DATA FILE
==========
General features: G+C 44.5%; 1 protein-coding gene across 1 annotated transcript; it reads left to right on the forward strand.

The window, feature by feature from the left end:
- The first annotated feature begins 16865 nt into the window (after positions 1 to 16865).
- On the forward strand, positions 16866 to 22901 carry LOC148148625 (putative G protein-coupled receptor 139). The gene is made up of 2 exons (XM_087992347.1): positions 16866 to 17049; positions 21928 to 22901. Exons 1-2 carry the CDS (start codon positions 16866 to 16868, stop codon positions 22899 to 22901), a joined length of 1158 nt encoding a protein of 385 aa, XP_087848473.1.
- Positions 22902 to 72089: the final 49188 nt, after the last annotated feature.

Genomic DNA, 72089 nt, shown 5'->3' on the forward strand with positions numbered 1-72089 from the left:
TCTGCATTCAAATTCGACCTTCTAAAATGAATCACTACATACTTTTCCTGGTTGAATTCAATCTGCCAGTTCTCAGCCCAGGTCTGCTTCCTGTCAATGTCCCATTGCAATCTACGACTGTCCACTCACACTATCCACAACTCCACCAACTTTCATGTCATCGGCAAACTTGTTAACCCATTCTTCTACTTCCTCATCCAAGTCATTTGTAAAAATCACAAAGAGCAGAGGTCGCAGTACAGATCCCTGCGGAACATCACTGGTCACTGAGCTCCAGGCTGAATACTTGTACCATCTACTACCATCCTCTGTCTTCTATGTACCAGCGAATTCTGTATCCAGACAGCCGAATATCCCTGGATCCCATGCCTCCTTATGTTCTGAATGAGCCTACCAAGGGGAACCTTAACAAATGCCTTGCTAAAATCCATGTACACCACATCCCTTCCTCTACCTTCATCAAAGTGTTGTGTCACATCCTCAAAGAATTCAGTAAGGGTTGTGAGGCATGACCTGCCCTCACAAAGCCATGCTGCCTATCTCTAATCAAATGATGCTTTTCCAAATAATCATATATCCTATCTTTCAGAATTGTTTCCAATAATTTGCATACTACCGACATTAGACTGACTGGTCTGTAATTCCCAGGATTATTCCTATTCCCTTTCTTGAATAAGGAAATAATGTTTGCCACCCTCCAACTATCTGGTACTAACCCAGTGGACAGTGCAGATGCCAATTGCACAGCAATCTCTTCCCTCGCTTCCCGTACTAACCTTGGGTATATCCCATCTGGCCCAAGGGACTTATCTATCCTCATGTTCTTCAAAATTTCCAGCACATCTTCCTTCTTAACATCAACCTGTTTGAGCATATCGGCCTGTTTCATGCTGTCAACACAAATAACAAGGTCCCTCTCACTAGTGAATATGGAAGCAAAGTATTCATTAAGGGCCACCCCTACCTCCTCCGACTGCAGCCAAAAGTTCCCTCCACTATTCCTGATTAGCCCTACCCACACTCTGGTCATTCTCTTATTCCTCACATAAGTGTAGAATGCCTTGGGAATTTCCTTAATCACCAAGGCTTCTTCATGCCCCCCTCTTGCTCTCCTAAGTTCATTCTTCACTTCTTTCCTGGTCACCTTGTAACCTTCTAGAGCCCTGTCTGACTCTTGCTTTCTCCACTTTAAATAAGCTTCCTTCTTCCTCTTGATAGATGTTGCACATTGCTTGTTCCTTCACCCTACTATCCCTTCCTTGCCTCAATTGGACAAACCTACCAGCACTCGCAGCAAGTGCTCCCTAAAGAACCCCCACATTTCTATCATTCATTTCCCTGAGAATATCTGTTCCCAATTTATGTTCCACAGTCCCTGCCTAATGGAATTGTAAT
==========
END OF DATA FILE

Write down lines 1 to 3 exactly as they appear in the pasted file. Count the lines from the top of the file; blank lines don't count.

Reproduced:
General features: G+C 44.5%; 1 protein-coding gene across 1 annotated transcript; it reads left to right on the forward strand.

The window, feature by feature from the left end:
- The first annotated feature begins 16865 nt into the window (after positions 1 to 16865).